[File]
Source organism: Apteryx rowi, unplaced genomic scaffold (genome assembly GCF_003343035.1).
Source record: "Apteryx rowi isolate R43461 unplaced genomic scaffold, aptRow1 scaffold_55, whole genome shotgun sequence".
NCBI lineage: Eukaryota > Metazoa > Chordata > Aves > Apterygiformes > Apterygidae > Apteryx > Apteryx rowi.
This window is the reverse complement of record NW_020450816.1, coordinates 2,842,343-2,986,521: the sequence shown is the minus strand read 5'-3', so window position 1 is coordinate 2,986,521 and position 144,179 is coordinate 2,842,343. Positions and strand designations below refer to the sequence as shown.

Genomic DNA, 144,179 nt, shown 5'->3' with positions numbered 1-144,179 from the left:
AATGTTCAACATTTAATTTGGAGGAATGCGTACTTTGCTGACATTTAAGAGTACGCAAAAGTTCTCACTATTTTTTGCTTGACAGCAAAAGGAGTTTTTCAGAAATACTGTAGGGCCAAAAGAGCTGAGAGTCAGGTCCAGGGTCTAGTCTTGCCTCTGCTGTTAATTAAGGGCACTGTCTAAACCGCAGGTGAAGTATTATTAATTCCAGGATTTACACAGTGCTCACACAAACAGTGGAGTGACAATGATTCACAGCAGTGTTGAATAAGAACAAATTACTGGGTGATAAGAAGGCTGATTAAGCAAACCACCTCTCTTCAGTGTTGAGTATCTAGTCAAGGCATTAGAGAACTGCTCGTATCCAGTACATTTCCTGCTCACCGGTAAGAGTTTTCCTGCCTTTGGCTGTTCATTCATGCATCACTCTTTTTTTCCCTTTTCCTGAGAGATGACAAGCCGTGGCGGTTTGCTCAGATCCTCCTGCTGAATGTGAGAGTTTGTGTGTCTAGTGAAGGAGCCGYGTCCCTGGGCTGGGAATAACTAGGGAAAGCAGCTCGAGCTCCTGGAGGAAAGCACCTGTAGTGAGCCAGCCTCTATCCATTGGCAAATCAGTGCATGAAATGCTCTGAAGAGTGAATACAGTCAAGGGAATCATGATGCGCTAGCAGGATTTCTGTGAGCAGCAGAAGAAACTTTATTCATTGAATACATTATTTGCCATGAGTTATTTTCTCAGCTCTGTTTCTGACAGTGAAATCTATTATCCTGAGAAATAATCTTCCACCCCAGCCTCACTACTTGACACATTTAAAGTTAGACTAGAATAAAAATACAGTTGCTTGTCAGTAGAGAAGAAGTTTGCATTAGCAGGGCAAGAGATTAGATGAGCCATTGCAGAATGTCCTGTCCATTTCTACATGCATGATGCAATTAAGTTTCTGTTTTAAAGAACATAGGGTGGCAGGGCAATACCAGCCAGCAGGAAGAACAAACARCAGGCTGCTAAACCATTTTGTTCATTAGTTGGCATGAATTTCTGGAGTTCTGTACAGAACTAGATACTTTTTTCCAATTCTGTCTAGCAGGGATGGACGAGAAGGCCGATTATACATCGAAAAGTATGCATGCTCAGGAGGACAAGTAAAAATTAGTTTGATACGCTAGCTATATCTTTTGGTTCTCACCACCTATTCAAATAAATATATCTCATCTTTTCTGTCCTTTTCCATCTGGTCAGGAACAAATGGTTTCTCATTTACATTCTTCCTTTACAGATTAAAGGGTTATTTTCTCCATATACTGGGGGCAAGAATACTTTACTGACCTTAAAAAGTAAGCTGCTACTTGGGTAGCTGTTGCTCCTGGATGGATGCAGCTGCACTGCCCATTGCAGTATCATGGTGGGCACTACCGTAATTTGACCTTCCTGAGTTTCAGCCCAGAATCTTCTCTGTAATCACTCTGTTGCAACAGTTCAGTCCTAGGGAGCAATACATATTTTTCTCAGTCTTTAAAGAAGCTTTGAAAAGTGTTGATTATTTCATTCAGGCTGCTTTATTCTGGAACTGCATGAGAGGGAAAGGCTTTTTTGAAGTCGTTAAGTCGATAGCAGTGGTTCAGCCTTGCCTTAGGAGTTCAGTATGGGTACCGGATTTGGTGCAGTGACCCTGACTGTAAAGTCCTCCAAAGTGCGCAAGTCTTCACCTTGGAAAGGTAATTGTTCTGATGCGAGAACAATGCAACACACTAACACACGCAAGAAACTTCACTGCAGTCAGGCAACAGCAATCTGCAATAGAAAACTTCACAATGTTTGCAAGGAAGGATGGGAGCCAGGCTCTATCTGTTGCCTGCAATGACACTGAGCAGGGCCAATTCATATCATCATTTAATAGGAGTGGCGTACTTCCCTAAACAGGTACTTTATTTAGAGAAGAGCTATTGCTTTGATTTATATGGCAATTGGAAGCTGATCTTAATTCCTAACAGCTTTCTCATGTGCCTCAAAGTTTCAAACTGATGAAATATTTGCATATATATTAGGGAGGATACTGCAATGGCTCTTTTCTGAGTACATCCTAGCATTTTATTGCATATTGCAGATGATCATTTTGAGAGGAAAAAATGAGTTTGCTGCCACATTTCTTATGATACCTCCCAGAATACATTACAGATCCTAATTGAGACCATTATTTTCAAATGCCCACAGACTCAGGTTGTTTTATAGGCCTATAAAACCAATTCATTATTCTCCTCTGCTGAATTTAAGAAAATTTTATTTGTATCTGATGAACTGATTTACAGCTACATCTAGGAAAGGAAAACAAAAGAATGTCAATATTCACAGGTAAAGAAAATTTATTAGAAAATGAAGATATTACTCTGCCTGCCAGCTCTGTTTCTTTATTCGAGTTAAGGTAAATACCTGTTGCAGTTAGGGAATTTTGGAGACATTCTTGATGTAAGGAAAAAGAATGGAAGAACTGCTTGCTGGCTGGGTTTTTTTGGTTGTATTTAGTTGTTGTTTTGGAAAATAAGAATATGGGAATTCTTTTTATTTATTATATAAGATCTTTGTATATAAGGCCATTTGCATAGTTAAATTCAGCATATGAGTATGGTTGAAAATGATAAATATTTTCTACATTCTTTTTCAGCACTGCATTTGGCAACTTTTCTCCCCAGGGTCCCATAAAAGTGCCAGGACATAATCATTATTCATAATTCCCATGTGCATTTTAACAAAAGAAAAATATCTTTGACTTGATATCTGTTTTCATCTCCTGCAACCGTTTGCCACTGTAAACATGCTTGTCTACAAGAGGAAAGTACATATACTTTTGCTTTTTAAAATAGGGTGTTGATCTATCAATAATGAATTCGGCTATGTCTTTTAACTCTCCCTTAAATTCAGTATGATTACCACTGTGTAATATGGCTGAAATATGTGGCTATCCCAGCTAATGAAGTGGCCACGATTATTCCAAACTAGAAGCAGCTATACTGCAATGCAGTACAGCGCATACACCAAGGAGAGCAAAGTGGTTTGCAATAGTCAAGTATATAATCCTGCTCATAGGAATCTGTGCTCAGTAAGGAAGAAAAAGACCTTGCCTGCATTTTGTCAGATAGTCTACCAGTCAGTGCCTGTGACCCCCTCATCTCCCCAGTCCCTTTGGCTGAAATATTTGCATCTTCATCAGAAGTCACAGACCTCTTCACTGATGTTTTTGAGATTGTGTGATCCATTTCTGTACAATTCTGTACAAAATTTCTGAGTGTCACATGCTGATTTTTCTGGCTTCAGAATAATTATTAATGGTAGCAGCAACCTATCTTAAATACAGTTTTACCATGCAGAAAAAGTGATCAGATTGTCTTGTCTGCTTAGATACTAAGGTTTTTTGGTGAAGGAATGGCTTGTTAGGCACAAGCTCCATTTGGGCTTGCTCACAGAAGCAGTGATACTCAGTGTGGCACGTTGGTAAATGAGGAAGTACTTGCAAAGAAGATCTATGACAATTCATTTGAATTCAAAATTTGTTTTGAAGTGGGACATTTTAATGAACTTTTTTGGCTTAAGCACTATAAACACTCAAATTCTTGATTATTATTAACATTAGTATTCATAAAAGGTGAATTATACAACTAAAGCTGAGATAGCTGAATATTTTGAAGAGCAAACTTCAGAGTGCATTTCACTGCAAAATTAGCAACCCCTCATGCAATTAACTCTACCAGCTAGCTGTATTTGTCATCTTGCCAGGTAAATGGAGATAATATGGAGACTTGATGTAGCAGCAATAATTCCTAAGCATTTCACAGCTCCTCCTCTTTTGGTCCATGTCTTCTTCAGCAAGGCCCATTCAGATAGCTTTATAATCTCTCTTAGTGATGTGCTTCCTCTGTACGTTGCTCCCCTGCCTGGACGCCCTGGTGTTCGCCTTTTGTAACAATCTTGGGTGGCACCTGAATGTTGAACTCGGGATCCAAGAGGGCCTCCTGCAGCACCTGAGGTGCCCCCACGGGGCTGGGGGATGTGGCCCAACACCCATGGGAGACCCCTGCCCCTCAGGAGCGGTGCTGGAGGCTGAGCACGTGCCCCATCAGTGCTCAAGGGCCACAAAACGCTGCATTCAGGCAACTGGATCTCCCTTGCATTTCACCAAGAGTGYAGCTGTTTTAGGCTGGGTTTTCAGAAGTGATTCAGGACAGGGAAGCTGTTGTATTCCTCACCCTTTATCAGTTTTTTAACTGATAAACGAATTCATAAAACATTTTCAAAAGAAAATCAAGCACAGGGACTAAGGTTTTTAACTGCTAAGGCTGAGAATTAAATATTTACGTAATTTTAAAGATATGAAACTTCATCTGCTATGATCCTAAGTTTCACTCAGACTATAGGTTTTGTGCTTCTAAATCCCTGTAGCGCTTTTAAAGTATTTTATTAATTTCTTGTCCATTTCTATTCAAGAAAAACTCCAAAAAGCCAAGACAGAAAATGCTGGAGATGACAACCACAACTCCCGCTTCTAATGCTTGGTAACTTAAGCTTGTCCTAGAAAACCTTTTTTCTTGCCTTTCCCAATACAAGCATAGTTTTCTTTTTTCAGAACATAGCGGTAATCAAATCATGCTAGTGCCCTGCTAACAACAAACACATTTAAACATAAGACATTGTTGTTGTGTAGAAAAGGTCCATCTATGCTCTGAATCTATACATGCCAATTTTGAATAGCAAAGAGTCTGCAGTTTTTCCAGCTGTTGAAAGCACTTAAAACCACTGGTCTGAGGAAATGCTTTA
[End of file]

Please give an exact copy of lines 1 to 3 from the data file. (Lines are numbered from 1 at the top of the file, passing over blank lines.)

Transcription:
Source organism: Apteryx rowi, unplaced genomic scaffold (genome assembly GCF_003343035.1).
Source record: "Apteryx rowi isolate R43461 unplaced genomic scaffold, aptRow1 scaffold_55, whole genome shotgun sequence".
NCBI lineage: Eukaryota > Metazoa > Chordata > Aves > Apterygiformes > Apterygidae > Apteryx > Apteryx rowi.